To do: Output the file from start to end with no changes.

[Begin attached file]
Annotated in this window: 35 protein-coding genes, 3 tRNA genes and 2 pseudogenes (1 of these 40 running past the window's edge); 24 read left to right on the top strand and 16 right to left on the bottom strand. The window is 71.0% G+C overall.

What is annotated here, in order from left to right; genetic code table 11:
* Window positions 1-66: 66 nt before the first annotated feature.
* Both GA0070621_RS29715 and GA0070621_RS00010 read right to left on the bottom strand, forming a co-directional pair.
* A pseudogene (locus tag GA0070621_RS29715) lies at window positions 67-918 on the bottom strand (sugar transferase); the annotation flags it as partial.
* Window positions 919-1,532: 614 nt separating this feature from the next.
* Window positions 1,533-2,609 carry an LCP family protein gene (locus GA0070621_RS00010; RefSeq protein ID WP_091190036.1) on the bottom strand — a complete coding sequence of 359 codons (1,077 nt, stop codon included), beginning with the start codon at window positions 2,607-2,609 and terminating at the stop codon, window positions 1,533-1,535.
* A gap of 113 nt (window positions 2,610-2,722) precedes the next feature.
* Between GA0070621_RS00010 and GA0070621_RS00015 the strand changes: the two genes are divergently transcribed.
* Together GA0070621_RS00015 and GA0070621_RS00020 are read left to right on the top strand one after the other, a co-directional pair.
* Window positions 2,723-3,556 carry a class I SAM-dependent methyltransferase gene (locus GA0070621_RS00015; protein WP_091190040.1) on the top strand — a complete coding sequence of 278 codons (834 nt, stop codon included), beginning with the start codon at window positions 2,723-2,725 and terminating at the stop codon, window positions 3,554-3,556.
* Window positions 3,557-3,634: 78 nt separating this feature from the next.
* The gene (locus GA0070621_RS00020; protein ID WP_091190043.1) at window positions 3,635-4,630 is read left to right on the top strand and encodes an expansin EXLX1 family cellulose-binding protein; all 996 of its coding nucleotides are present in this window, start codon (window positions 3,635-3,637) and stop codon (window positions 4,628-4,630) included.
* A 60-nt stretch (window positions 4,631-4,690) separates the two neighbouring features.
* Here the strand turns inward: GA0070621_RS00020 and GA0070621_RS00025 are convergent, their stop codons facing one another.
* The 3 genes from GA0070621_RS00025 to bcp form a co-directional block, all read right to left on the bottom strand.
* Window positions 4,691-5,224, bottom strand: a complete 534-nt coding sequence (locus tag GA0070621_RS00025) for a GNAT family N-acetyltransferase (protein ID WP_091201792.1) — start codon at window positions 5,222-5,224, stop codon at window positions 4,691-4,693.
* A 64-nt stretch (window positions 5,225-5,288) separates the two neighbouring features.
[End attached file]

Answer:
Annotated in this window: 35 protein-coding genes, 3 tRNA genes and 2 pseudogenes (1 of these 40 running past the window's edge); 24 read left to right on the top strand and 16 right to left on the bottom strand. The window is 71.0% G+C overall.

What is annotated here, in order from left to right; genetic code table 11:
* Window positions 1-66: 66 nt before the first annotated feature.
* Both GA0070621_RS29715 and GA0070621_RS00010 read right to left on the bottom strand, forming a co-directional pair.
* A pseudogene (locus tag GA0070621_RS29715) lies at window positions 67-918 on the bottom strand (sugar transferase); the annotation flags it as partial.
* Window positions 919-1,532: 614 nt separating this feature from the next.
* Window positions 1,533-2,609 carry an LCP family protein gene (locus GA0070621_RS00010; RefSeq protein ID WP_091190036.1) on the bottom strand — a complete coding sequence of 359 codons (1,077 nt, stop codon included), beginning with the start codon at window positions 2,607-2,609 and terminating at the stop codon, window positions 1,533-1,535.
* A gap of 113 nt (window positions 2,610-2,722) precedes the next feature.
* Between GA0070621_RS00010 and GA0070621_RS00015 the strand changes: the two genes are divergently transcribed.
* Together GA0070621_RS00015 and GA0070621_RS00020 are read left to right on the top strand one after the other, a co-directional pair.
* Window positions 2,723-3,556 carry a class I SAM-dependent methyltransferase gene (locus GA0070621_RS00015; protein WP_091190040.1) on the top strand — a complete coding sequence of 278 codons (834 nt, stop codon included), beginning with the start codon at window positions 2,723-2,725 and terminating at the stop codon, window positions 3,554-3,556.
* Window positions 3,557-3,634: 78 nt separating this feature from the next.
* The gene (locus GA0070621_RS00020; protein ID WP_091190043.1) at window positions 3,635-4,630 is read left to right on the top strand and encodes an expansin EXLX1 family cellulose-binding protein; all 996 of its coding nucleotides are present in this window, start codon (window positions 3,635-3,637) and stop codon (window positions 4,628-4,630) included.
* A 60-nt stretch (window positions 4,631-4,690) separates the two neighbouring features.
* Here the strand turns inward: GA0070621_RS00020 and GA0070621_RS00025 are convergent, their stop codons facing one another.
* The 3 genes from GA0070621_RS00025 to bcp form a co-directional block, all read right to left on the bottom strand.
* Window positions 4,691-5,224, bottom strand: a complete 534-nt coding sequence (locus tag GA0070621_RS00025) for a GNAT family N-acetyltransferase (protein ID WP_091201792.1) — start codon at window positions 5,222-5,224, stop codon at window positions 4,691-4,693.
* A 64-nt stretch (window positions 5,225-5,288) separates the two neighbouring features.